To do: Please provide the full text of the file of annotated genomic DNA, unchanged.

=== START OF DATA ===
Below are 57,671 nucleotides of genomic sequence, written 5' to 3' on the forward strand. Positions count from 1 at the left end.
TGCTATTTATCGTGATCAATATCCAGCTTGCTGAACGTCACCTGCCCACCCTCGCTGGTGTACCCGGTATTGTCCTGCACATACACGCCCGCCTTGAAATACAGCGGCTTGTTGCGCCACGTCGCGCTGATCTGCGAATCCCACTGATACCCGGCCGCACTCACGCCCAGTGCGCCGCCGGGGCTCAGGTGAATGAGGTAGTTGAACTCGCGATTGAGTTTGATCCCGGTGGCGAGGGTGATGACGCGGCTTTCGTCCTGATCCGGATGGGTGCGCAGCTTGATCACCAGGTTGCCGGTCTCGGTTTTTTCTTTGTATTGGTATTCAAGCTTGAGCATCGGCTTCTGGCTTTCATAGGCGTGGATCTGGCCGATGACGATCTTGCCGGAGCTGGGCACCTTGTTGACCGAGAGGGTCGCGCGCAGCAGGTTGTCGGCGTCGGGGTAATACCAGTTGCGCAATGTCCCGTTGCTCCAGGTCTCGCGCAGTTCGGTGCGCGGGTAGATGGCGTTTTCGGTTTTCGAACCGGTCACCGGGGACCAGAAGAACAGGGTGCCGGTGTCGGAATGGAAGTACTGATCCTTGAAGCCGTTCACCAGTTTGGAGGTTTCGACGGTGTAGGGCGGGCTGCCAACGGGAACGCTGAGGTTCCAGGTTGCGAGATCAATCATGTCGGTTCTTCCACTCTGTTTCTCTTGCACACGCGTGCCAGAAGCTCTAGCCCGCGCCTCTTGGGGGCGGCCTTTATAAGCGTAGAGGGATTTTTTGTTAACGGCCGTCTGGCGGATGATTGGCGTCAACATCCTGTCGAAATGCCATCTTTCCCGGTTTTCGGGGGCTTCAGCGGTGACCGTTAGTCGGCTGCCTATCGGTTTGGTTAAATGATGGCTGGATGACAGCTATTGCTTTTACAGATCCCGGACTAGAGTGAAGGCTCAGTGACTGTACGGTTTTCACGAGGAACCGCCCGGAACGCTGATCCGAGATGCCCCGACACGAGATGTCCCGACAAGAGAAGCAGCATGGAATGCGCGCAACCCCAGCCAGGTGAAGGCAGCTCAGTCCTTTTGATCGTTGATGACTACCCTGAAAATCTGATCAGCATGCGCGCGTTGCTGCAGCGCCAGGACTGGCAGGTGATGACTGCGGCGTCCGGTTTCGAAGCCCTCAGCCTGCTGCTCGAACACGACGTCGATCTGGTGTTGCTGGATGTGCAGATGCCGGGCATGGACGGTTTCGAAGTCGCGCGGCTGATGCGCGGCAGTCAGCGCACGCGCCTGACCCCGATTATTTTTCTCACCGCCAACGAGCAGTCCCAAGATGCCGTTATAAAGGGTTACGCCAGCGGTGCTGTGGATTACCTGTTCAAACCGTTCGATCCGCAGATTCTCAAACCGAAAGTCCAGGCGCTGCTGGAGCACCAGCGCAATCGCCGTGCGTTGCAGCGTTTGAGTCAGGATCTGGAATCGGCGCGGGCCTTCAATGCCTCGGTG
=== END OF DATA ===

Below are 57,671 nucleotides of genomic sequence, written 5' to 3' on the forward strand. Positions count from 1 at the left end.
TGCTATTTATCGTGATCAATATCCAGCTTGCTGAACGTCACCTGCCCACCCTCGCTGGTGTACCCGGTATTGTCCTGCACATACACGCCCGCCTTGAAATACAGCGGCTTGTTGCGCCACGTCGCGCTGATCTGCGAATCCCACTGATACCCGGCCGCACTCACGCCCAGTGCGCCGCCGGGGCTCAGGTGAATGAGGTAGTTGAACTCGCGATTGAGTTTGATCCCGGTGGCGAGGGTGATGACGCGGCTTTCGTCCTGATCCGGATGGGTGCGCAGCTTGATCACCAGGTTGCCGGTCTCGGTTTTTTCTTTGTATTGGTATTCAAGCTTGAGCATCGGCTTCTGGCTTTCATAGGCGTGGATCTGGCCGATGACGATCTTGCCGGAGCTGGGCACCTTGTTGACCGAGAGGGTCGCGCGCAGCAGGTTGTCGGCGTCGGGGTAATACCAGTTGCGCAATGTCCCGTTGCTCCAGGTCTCGCGCAGTTCGGTGCGCGGGTAGATGGCGTTTTCGGTTTTCGAACCGGTCACCGGGGACCAGAAGAACAGGGTGCCGGTGTCGGAATGGAAGTACTGATCCTTGAAGCCGTTCACCAGTTTGGAGGTTTCGACGGTGTAGGGCGGGCTGCCAACGGGAACGCTGAGGTTCCAGGTTGCGAGATCAATCATGTCGGTTCTTCCACTCTGTTTCTCTTGCACACGCGTGCCAGAAGCTCTAGCCCGCGCCTCTTGGGGGCGGCCTTTATAAGCGTAGAGGGATTTTTTGTTAACGGCCGTCTGGCGGATGATTGGCGTCAACATCCTGTCGAAATGCCATCTTTCCCGGTTTTCGGGGGCTTCAGCGGTGACCGTTAGTCGGCTGCCTATCGGTTTGGTTAAATGATGGCTGGATGACAGCTATTGCTTTTACAGATCCCGGACTAGAGTGAAGGCTCAGTGACTGTACGGTTTTCACGAGGAACCGCCCGGAACGCTGATCCGAGATGCCCCGACACGAGATGTCCCGACAAGAGAAGCAGCATGGAATGCGCGCAACCCCAGCCAGGTGAAGGCAGCTCAGTCCTTTTGATCGTTGATGACTACCCTGAAAATCTGATCAGCATGCGCGCGTTGCTGCAGCGCCAGGACTGGCAGGTGATGACTGCGGCGTCCGGTTTCGAAGCCCTCAGCCTGCTGCTCGAACACGACGTCGATCTGGTGTTGCTGGATGTGCAGATGCCGGGCATGGACGGTTTCGAAGTCGCGCGGCTGATGCGCGGCAGTCAGCGCACGCGCCTGACCCCGATTATTTTTCTCACCGCCAACGAGCAGTCCCAAGATGCCGTTATAAAGGGTTACGCCAGCGGTGCTGTGGATTACCTGTTCAAACCGTTCGATCCGCAGATTCTCAAACCGAAAGTCCAGGCGCTGCTGGAGCACCAGCGCAATCGCCGTGCGTTGCAGCGTTTGAGTCAGGATCTGGAATCGGCGCGGGCCTTCAATGCCTCGGTG